What are ‘above-the-line deductions,’ and why are they valuable?

 In Estate Planning, Government Benefits, Tax Law

Before we get into above-the-line deductions, let us start with some helpful definitions:

Deduction: another way of saying ‘subtract.’ In the context of a federal tax return, a deduction is an expense you subtract from your gross income to determine your taxable income.

Itemized Deduction: the amount of money you spent on deductible expenses, for example: medical costs, state and local taxes, mortgage interest, and charitable expenses.

Gross income: the sum of all wages, dividends, capital gains, business income, retirement distributions, or other types of income.

Adjusted gross income (“AGI”): Your taxable income. (Gross income minus deductions)

An “above the line” deduction is a method by which you can reduce your taxable income. This type of deduction is subtracted from your gross income before determining your AGI.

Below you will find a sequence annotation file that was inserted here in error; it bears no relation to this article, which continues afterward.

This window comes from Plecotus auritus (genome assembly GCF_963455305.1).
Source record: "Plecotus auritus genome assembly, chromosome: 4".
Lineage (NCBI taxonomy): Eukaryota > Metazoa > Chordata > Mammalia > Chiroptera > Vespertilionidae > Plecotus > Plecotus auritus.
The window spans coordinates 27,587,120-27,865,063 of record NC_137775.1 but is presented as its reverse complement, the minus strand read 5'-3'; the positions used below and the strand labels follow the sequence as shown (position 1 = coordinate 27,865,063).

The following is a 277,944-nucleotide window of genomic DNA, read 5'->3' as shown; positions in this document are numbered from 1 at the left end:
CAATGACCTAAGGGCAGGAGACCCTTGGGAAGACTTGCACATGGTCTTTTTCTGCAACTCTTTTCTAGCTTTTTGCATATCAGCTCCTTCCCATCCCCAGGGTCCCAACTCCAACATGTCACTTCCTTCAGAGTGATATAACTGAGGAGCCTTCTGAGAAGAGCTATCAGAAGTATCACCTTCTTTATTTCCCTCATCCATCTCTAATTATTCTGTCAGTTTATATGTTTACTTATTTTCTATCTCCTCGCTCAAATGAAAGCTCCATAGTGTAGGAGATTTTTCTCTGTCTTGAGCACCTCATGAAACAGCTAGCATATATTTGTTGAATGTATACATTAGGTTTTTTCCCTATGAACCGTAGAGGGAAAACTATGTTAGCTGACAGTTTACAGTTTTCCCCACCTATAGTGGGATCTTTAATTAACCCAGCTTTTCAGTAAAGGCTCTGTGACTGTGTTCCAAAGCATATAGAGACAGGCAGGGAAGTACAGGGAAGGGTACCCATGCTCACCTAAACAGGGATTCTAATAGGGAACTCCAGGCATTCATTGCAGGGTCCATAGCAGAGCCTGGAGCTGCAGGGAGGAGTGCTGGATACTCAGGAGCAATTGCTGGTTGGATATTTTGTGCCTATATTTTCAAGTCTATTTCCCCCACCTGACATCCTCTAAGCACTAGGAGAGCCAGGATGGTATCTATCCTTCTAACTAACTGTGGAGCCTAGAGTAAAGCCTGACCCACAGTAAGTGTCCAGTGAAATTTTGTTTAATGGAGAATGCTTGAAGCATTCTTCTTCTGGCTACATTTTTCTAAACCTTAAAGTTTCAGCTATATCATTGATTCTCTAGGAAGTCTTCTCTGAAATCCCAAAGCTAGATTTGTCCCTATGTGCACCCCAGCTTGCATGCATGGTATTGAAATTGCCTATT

You claim above-the-line deductions in Part II of Schedule I, some of which include:

  • HSA Contributions.
  • Moving expenses for members of the Armed Forces.
  • The deductible part of self-employment tax.
  • Contributions to self-employed SEP, SIMPLE, and qualified retirement plans.
  • Health insurance premiums for self-employed individuals.
  • Penalties associated with early withdrawals of savings.
  • Alimony payments (from divorce agreements before Dec. 31, 2018).
  • Traditional IRA contributions.
  • Contributions to an Archer medical savings account.

More details and rules for claiming above-the-line deductions may be found in the Form 1040 Instructions.


At Bach, Jacobs and Byrne, P.A., we address tax issues as part of your estate planning, probate, and trust administration. If you live in Sarasota, Manatee, or Charlotte County, contact Bach, Jacobs and Byrne, P.A. at (941) 906-1231 to evaluate whether your estate plan is tax efficient.

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